Monday, February 25, 2008

Like, Love, Lust: Michael Sarich Tour Blueprint

Like, Love, Lust: Michael Sarich consists of more than one hundred paintings, prints, ceramic sculptures, drawings, and mixed media assemblages created by University of Nevada, Reno Associate Professor of Art Michael Sarich over the last twenty-five years. The NMA originated this exhibition, and Ann Wolfe curated all of the works in the exhibition, which come from public and private collections from around the world. The beautiful catalogue accompanying the exhibition is an entirely original production published by the NMA. It contains essays by Robert Sill, Kirk Robertson, and Ann Wolfe, as well as full-color plates of much of Mike’s work included in this exhibition. It’s available at the Museum Store, and represents the work of many NMA staff.

In addition to the rich visual characteristics of Michael’s work, the exhibition lends itself to conversation topics such as Post War American culture, Pop Culture, symbolism, science, religion, and personal histories. Finally, the exhibition provides a rich opportunity to emphasize the depths to which the NMA supports local artists. A feature exhibition of this size represents an extraordinary investment—financially, intellectually, and artistically—in the work of a local artist.

Wall Texts
The letter L appears in triplicate on Michael Sarich’s heavily tattooed left forearm—indelible marks representing the words like, love, and lust. “I like you. I love you. I lust after you,” the artist stated as he proposed marriage to the woman who is now his wife. For Sarich, the function of a mark—whether on canvas, clay, wood, or his own body—is to communicate with those around him. An Associate Professor of Art at the University of Nevada, Reno since 1989, Sarich has instilled in hundreds of students the importance of cultivating one’s own creative voice. This exhibition critically examines the evolution of Sarich’s personal language of mark-making, while celebrating the important contributions he has made—and will continue to make—both in our community and beyond.
Over the course of his career, Sarich’s art has shifted from deeply personal expressions to broadly social commentaries. From the late seventies to the early nineties, his works overflowed with graffiti-like marks that are scribbled and scrawled on paper, wood, and recycled objects—much like the art produced by Chicago’s Hairy Who artists and those affiliated with Art Brut and Outsider Art. As Sarich’s mark-making continued to shift, he became drawn to an assortment of popular and religious symbols, such as Mickey Mouse and the Virgin of Guadalupe. Even today, he combines such recognizable icons with layers of densely-packed, lyrical marks. This technique places him within a loosely-affiliated, largely West Coast group of artists dubbed Pop Surrealists, who are known for incorporating—and personalizing—an eclectic range of visual source materials.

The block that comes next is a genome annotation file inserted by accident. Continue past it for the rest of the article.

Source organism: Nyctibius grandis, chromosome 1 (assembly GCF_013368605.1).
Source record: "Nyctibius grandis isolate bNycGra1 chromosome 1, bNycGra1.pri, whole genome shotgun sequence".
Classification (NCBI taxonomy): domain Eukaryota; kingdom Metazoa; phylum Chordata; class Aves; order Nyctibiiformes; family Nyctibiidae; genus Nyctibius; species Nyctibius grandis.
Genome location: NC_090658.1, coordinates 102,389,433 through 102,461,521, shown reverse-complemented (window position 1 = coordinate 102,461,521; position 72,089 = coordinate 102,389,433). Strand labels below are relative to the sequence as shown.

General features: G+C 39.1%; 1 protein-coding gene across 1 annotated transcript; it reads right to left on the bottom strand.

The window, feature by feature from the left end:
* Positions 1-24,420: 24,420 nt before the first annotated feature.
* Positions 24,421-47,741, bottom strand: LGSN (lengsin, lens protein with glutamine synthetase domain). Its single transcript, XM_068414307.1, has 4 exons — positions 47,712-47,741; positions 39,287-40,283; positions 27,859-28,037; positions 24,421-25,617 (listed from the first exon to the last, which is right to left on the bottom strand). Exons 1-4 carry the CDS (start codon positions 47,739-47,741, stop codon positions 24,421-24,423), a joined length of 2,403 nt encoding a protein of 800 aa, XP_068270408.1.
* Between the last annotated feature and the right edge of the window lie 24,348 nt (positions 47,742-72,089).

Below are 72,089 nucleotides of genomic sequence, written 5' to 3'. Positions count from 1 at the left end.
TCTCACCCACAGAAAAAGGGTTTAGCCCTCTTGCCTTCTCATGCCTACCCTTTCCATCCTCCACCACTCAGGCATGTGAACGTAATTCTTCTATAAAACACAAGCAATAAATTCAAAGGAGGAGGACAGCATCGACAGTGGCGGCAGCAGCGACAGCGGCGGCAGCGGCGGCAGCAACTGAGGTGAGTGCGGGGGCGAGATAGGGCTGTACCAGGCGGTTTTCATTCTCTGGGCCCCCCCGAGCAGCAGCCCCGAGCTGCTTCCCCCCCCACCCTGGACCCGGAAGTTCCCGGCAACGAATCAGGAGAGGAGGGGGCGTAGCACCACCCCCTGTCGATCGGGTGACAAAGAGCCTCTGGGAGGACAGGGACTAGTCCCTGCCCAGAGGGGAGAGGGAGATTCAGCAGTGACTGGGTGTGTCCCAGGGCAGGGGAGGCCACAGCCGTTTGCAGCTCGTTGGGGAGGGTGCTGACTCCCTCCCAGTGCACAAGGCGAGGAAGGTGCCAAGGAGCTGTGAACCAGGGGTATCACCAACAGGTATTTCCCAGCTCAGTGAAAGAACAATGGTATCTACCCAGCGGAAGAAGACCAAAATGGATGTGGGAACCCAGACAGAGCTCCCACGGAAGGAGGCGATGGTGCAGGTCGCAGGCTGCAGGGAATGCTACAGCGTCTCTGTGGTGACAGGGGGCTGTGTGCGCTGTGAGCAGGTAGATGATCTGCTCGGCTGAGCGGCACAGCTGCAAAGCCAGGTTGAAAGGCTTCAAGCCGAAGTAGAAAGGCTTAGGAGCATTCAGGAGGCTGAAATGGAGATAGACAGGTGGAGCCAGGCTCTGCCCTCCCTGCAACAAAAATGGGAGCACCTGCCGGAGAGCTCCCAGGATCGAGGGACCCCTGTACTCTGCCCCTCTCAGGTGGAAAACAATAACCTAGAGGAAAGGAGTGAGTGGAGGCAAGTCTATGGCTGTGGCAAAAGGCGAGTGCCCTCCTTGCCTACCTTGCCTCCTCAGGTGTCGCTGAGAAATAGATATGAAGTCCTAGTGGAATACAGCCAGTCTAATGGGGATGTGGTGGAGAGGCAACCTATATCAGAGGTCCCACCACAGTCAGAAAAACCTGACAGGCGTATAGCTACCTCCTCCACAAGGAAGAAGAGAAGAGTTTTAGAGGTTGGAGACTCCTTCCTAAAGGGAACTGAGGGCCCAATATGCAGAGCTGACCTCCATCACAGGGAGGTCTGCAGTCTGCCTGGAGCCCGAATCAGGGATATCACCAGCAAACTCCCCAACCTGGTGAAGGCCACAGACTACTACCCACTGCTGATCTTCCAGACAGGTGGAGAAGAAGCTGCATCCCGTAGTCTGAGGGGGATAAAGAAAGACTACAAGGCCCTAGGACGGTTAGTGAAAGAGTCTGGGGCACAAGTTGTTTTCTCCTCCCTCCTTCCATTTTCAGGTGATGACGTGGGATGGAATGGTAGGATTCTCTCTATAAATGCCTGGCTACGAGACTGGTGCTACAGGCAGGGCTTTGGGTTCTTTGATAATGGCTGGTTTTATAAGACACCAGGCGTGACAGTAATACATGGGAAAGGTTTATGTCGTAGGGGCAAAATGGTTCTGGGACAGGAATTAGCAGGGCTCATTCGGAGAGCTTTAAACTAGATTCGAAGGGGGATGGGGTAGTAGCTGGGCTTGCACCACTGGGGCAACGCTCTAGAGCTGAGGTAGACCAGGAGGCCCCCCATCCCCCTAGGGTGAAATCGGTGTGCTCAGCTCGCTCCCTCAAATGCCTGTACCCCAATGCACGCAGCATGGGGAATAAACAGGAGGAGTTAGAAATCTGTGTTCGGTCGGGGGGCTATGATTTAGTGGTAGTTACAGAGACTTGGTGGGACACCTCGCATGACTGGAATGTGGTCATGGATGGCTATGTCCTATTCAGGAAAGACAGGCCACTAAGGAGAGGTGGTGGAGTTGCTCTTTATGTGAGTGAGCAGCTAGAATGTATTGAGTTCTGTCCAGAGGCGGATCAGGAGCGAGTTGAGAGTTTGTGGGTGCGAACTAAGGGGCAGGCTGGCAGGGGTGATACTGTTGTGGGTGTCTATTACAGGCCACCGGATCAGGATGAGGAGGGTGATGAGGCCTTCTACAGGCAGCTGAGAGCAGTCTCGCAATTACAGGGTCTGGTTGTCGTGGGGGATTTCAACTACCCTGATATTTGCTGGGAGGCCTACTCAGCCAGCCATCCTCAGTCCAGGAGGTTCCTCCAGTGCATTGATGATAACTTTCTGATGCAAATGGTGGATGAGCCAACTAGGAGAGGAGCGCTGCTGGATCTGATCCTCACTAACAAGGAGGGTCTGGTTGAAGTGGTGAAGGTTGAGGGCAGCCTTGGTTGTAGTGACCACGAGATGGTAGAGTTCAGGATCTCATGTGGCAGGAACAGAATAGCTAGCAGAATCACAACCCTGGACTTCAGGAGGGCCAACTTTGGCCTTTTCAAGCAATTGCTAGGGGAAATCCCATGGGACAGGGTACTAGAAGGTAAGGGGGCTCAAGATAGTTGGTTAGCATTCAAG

In 2000, Sarich was diagnosed with Parkinson’s disease, and although it has already had a drastic impact on his speech and motor skills, he continues to pursue his work with unfailing passion and commitment. To view Sarich’s artwork is to trace the path he has navigated thus far; it is to know his family and his friends, his secrets and his wounds. It is to deconstruct a lifetime of experiences in hopes that from his story we gain but an ounce of his unfailing courage and honesty, and learn that it is only by taking risks that we might live without fear of regret.

Bruised and Tattooed: The Early Work
Sarich was a Chicago boy. Born in 1955, he grew up in a two-bedroom rambler in the West Chicago suburb of Rolling Meadows. His father was a hard-nosed, barrel-chested man of Croatian stock with a wry sense of humor and a thick Chicago accent. His mother, small in stature, was Irish Catholic and loving. To Sarich, Chicago meant “family:” a locus of pleasure and pain. A place where fond memories collided with nightmares of a Catholic upbringing and overly stern punishments meted out for the slightest infraction fomented deep-seated anger and frustration.
Sarich’s early works are akin to visual diaries overflowing with unrefined, graffiti-like marks that are scribbled and scrawled across paper or carved into wood. Many of these works refer to his childhood, some are love letters to past girlfriends, and others are snapshots of late nights spent at the bar. “I was taking a daily experience and putting it into a visual story on a nightly basis,” Sarich has said of these early works.

The Social Underbelly: Working Outside the Mainstream
As an undergraduate art student at the Northern Illinois University in DeKalb (1973-80), and then a graduate student at the University of Oklahoma in Norman (1982-83), Michael Sarich was surely aware of the trends ongoing in the mainstream art world. Sarich chose, however, to eschew the Minimalist and Conceptualist tendencies he witnessed, and instead produced works that were intensely personal and autobiographical.
Sarich looked to the work of H.C. Westermann and Chicago’s Hairy Who artists, as well as Jean Dubuffet and others affiliated with Art Brut, whose raw, aggressive, and unrefined sensibilities were often tuned to the social underbelly—a world seemingly more in line with what Sarich has described as his “blue-collar sensibility.”

La Cathédrale de Michele